Effect of oral administration of AS on SHR blood pressure and heart rate (In vivo): Daily oral administration of AS extracts shows a significant decrease in the blood pressure by both the water (ASWE) and methanol (ASME) extracts. ASWE did not cause any noteworthy decrease in both the systolic and diastolic blood pressure on D1 (Fig. 1a). However, a significant decrease in the systolic blood pressure was observe with a net decrease of -17.5±0.65 mmHg and -18.6±1.98 mmHg on D7 and D14, respectively when compared to the baseline value (D0) (p<0.01).

The methanol extract of Alstonia scholaris (ASME) was more effective as it elicited a mild decrease in both the systolic (SBP) and diastolic (DBP) blood pressure on D1 (p<0.05) with its effect being more apparent on the SBP. Change in the blood pressure was significantly high on D7 with a net reduction of -17.4±1.5 and -19.8±2.8 mmHg (p<0.001) for the DBP and SBP, respectively. The effect of ASME peaked on D14 with -20.3±1.8 mmHg for DBP and -24.7±2 mmHg for SBP.

The reference group treated with verapamil (15 mg kg-1) also shows a significant decrease in SBP and DBP at -15.7±5.2 mmHg and -16.71±6 mmHg (p<0.01) on D1 (Fig. 1). Peak effect of verapamil on the SBP (-33.92±9.3 mmHg) and DBP (-30.2±9.8 mmHg) was observed on D14 (p<0.001). Changes in the measured hemodynamic parameters of the negative control group were rather insignificant.

After 14 days of consecutive oral administration, Water extract of Alstonia scholaris (ASWE) shows no significant decrease in the HR on D1 compare to the initial value (p<0.05). However, a slight, statistically insignificant effect on the HR was observed on D7 and D14 (p<0.05). Interestingly, ASME did not give a significant decrease in the HR on D1 (p<0.01), however, a significant decrease was observed on D7 which peaked on D14 (p<0.001). This is in congruence with the changes we observed in our reference group treated with the calcium channel blocker, verapamil which gives a precipitous reduction in the HR of treated rats on D7 and D14 (p<0.001).

The ASME treated group shows no statistically significant difference in all the hemodynamic parameters measured when compared to the verapamil treated group (positive control) (#p<0.05) on the respective days. In contrast, ASWE treated group showed a significant difference in the DBP on D7 (#p<0.05) and D14 (##p<0.01); in SBP on D14 (#p<0.05); in MAP on D7 (#p<0.05) and D14 (##p<0.01) and in Heart rate (HR) on D7 and D14 (#p<0.05) when compared to similar parameters in verapamil treated group. Furthermore, no statistically significant difference was observed between the ASWE and ASME treated groups (Fig. 2).

Effect of AS extracts on PE-induced and KCl-induced tonic contractions in endothelium-intact and -denuded rat aortic rings: In the in vitro experiments to assess the vasodilatory effect of AS extracts on aortic ring preparations, AS extracts (0.125-4.0 mg) were cumulatively added after contraction of suspended aortic rings with PE (1 μM) or KCl (80 mM). Cumulative addition of ASME extract (0.125-4.0 mg) elicited a concentration-dependent relaxation of aortic rings pre-contracted with PE with a maximal effect (Rmax) of 96.3±4.9% (EC50 = 1.8 mg mL-1) at 4 mg mL-1 (Table 1). In contrast, ASWE did not show any significant effect on the vascular tone of the pre-contracted aortic with an Rmax of 13±0.67% (Fig. 1).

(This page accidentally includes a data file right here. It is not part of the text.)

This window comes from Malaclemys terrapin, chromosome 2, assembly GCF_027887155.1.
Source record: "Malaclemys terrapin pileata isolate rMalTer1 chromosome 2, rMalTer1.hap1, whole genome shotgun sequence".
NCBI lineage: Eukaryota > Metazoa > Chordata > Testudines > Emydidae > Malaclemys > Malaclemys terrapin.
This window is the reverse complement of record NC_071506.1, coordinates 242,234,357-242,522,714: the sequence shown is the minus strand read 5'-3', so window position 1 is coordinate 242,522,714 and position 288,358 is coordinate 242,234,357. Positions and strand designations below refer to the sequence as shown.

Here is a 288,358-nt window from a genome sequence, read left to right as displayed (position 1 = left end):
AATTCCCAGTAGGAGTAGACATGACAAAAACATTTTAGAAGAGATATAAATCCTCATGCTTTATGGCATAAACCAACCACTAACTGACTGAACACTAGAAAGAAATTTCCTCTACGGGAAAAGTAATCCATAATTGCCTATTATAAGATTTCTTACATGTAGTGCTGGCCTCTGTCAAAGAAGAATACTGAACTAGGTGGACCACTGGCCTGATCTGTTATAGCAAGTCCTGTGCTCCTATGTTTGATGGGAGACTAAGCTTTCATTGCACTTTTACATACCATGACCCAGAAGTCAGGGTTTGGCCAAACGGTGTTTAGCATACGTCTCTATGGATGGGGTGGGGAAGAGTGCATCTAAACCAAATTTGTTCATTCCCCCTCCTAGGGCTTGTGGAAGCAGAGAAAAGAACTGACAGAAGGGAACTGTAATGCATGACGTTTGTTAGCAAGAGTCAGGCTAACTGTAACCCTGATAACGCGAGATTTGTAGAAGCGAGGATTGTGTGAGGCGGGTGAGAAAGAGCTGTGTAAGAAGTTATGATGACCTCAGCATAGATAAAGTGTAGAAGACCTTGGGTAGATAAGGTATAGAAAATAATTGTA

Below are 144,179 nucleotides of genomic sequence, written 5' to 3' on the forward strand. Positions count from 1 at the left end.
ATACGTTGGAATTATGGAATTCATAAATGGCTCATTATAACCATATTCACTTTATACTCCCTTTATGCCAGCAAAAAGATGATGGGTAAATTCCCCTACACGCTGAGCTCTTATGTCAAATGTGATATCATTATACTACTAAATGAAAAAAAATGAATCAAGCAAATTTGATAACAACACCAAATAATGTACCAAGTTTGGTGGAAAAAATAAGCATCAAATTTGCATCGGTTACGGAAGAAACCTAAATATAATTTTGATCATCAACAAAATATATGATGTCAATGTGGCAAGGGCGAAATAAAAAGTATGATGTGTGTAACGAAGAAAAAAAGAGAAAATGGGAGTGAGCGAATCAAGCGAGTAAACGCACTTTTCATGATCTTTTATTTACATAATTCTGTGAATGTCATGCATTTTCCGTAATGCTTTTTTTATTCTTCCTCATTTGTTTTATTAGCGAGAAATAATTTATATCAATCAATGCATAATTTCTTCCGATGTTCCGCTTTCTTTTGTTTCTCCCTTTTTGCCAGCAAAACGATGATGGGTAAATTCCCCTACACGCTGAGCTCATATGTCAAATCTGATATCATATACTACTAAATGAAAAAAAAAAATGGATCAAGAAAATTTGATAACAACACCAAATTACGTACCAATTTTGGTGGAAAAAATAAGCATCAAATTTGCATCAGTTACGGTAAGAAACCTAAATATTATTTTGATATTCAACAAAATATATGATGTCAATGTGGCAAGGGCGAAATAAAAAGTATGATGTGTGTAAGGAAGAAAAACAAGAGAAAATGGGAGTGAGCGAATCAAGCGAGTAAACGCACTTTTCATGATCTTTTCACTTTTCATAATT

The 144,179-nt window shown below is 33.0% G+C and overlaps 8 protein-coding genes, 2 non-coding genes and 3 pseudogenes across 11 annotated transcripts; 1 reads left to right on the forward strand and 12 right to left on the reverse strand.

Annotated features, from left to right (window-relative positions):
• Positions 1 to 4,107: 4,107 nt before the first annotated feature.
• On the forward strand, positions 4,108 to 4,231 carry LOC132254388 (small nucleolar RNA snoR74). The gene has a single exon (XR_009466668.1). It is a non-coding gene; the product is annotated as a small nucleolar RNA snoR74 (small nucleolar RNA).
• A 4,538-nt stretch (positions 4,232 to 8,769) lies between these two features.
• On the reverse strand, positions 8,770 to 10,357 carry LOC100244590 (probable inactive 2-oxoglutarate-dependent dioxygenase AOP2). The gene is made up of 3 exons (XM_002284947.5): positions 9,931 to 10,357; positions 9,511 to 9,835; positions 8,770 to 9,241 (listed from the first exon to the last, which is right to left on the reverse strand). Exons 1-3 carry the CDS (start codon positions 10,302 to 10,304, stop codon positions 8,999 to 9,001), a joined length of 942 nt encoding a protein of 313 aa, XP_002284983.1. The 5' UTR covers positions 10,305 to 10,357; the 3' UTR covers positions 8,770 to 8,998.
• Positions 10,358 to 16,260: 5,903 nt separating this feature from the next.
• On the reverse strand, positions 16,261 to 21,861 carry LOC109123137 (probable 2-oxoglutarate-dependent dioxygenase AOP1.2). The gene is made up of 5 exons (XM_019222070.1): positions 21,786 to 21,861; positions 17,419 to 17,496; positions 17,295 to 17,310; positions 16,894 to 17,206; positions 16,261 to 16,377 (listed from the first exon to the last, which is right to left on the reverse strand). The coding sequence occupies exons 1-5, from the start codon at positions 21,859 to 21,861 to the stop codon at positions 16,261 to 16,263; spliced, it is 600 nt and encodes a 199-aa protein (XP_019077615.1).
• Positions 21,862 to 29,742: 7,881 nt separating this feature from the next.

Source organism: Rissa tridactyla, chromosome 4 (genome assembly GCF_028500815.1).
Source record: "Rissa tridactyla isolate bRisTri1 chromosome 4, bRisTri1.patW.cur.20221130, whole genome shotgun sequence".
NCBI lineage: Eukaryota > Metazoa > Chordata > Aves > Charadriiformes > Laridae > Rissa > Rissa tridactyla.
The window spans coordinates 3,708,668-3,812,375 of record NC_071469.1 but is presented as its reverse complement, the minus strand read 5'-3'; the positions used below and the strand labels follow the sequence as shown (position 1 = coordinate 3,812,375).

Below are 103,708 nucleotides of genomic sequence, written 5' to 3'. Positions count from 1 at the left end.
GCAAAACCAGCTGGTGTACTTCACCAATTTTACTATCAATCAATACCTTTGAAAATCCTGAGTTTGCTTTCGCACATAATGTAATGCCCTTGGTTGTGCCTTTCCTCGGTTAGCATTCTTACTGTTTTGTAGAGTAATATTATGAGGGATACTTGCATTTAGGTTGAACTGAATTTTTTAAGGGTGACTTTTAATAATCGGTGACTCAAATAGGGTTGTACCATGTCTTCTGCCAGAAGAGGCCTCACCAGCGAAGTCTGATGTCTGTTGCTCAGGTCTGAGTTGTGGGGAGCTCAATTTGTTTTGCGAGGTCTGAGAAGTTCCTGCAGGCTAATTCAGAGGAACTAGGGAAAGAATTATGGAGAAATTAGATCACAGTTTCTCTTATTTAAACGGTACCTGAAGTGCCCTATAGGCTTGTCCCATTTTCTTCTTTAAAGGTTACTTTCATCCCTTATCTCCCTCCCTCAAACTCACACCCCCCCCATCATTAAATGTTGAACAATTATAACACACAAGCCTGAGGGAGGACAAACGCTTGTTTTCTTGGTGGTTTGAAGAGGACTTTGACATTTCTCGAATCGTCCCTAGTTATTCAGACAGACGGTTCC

Fractions of ASME were also assayed in vitro for their vasorelaxation effect. The n-butanol fraction of the A. scholaris methanolic extract (i.e., NBF-ASME) elicited the highest concentration-dependent inhibitory effect on aorta ring pre-contracted with PE (1 μM) with Rmax of 106.4±0.045% and an EC50 of 0.74 mg mL-1 (Fig. 3).

Fig. 1(a-d):
Effect of oral administration of the methanol extract (ASME), aqueous extract (ASWE) of Alstonia scholaris stem bark (1000 mg kg-1) and Verapamil (15 mg kg-1) on (a) Diastolic (DBP), (b) Systolic (SBP), (c) Mean arterial blood pressure and (d) Heart rate of SHR rats. Data is expressed as Means±SEM for six (n = 6) determinations. *p<0.05, **p <0.01, ***p<0.001 when compared to baseline values (D0 of treatment), #p<0.05, ##p<0.01 when compared with verapamil group of treatment

Fig. 2:Vasorelaxant response induced by Alstonia scholaris extracts on rat aortic rings pre-contracted with phenylephrine (1 μM). Data is expressed as Means±SEM for six (n = 6) determinations

This was followed by the ethyl acetate fraction (i.e., EAF-ASME) with Rmax 89.2±0.08% and EC50 of 1.33 mg mL-1. The Rmax values for DCF-ASME and AQF-ASME were 57±0.062 and 56±0.08% with both fractions eliciting EC50 >1.5 mg mL-1 at the maximum tested concentration for each fraction.

Fig. 3:
Vasorelaxant response induced by Alstonia scholaris methanol extracts on rat aortic rings pre-contracted with phenylephrine (1 μM) or KCl (80 mM). Data is expressed as Means±SEM for six (n = 6) determinations

On the whole, the disparity in the Rmax values was significant (p = 0.005) (Fig. 4). The concentration dependant relaxation effect of different arations of ASME shown in Fig. 5.

Fig. 4:
Vasodilator effect was evaluated on endothelium-intact and endothelium-denuded preparations. Data is expressed as Means±SEM of 6 experiments.*p = 0.05 and **p = 0.001 denote a significant difference between the Rmax values (unpaired t test)

Fig. 5:
Concentration-dependent relaxation effect of different fractions of ASME methanol extract on vascular activity of endothelium-intact aortic rings pre-contracted with PE (1 μM). Data is expressed as the Mean±SEM of six (n = 6) aorta ring experiments